Health & Wellness

On The Ball

Trading an office chair for an exercise ball.

When Andrea Martin became pregnant with her son in 2012, the chair at her then-desk job made her back ache.

“I had heard of other pregnant women switching to an exercise ball, so I gave it a try,” says Martin. “Not only did it help keep me comfortable, it was fun to sit on.”

Once banished to the gym, exercise balls are popping up in place of chairs in cubicles, with the promise of a more engaged core.

“Sitting at a desk affects the neck, upper back, and shoulders,” says Dr. Ray Moore of Physical Therapy First in Roland Park.

Over the course of a workday, it’s natural to fall into a “slump” posture, with a rounded back and protracted shoulders. That’s where, according to some experts, the ball comes in.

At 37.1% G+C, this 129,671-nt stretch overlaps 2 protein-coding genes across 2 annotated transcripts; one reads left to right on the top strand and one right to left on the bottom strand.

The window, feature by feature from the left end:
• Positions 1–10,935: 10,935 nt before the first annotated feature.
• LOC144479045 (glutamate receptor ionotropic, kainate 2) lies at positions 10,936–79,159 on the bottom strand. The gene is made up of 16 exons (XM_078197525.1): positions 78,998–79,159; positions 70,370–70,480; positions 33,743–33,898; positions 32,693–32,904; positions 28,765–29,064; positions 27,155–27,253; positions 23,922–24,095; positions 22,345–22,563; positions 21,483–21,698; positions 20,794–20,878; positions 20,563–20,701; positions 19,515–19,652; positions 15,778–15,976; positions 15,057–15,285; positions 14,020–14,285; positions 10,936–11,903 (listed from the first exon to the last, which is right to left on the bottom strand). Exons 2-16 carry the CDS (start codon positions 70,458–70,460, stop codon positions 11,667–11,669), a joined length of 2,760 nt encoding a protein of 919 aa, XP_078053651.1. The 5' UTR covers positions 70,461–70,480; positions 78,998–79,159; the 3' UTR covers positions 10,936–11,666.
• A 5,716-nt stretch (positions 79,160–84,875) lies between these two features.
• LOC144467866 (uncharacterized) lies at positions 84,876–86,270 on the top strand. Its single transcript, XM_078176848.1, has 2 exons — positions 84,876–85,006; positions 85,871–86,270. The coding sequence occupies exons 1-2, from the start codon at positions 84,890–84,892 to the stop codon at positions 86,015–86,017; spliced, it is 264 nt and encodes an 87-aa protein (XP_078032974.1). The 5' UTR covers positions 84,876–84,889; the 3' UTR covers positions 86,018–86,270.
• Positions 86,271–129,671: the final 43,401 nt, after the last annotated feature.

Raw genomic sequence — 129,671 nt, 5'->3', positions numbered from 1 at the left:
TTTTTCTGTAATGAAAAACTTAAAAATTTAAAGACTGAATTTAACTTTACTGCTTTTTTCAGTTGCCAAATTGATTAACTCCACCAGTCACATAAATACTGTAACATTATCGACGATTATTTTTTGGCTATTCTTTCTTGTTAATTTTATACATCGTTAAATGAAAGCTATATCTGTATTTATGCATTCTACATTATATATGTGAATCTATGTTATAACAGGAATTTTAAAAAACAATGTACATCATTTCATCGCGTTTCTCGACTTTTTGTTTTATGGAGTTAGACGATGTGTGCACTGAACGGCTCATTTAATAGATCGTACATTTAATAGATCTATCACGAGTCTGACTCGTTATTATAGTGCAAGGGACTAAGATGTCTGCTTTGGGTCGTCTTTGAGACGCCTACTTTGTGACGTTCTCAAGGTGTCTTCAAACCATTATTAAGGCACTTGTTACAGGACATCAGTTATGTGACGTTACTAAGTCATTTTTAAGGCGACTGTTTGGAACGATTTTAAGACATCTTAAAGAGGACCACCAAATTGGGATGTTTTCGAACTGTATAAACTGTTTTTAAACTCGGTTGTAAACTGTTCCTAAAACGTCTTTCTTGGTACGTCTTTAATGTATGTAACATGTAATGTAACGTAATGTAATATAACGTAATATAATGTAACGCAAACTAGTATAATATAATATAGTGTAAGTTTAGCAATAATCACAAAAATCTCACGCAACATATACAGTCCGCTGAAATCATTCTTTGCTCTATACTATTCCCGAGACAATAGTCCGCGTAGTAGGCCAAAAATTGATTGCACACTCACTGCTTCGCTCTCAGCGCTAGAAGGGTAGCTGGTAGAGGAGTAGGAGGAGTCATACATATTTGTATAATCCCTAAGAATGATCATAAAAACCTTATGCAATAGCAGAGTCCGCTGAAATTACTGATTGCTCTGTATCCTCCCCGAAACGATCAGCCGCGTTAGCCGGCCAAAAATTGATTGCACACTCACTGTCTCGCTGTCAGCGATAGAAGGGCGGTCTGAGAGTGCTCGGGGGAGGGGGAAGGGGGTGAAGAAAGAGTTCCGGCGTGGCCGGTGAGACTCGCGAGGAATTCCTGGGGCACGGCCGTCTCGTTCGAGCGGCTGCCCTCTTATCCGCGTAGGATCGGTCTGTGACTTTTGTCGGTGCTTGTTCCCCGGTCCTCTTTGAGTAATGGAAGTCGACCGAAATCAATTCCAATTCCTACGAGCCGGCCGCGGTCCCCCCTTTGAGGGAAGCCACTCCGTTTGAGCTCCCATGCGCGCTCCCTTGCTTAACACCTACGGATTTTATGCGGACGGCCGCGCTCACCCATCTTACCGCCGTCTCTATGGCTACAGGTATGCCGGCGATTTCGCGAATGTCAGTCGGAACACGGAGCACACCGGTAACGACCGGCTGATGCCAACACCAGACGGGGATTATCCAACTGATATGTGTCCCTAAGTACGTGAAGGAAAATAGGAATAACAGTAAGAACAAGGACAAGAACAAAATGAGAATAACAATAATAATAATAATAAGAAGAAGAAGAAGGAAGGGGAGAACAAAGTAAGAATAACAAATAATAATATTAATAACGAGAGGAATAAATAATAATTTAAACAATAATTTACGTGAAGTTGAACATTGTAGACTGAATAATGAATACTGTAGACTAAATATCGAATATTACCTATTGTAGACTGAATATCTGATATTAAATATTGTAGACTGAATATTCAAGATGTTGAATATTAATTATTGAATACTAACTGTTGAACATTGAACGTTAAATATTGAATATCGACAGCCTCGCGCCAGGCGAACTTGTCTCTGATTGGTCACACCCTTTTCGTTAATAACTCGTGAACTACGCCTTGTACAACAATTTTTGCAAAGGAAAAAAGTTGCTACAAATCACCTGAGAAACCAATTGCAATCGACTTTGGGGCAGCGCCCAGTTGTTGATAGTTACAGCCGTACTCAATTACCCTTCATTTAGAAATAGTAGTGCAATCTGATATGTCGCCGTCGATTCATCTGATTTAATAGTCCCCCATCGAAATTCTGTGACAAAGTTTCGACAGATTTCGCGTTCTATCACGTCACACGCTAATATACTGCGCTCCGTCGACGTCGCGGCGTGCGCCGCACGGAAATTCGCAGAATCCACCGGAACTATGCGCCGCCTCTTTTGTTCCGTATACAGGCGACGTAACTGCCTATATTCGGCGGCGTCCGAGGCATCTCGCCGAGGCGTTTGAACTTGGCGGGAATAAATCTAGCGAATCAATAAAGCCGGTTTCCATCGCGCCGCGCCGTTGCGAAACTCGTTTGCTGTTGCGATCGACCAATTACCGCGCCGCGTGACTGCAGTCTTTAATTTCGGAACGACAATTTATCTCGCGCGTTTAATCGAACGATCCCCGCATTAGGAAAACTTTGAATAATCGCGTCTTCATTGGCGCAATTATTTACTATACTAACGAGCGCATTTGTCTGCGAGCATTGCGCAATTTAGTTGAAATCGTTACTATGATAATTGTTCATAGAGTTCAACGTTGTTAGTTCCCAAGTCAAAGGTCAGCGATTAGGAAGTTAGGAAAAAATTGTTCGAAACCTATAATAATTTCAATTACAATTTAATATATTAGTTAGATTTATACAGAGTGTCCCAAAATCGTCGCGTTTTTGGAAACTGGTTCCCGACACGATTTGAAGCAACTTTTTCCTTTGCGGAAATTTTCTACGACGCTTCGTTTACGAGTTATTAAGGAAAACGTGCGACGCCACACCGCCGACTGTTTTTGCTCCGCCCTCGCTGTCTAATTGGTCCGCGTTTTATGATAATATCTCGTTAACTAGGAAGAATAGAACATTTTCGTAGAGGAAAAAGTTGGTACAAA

“It really allows you to choose the position your spine is in while you’re at your desk,” says physical therapist Lizzie Cavanaugh Bellinger of Spine and Sports Rehabilitation Center in Timonium. “Most office chairs choose your spine position for you by supporting you into a very specific posture.”

Although it may not be practical for an entire eight-hour workday due to muscle fatigue, it can be beneficial in shorter periods, says Bellinger.

While the ball and standard chair come out neck-and-neck in clinical studies, users like Martin swear they can feel the difference. “I wouldn’t go back to a traditional desk chair,” she says. “I credit the ball with helping me get my core back in shape after having my son.”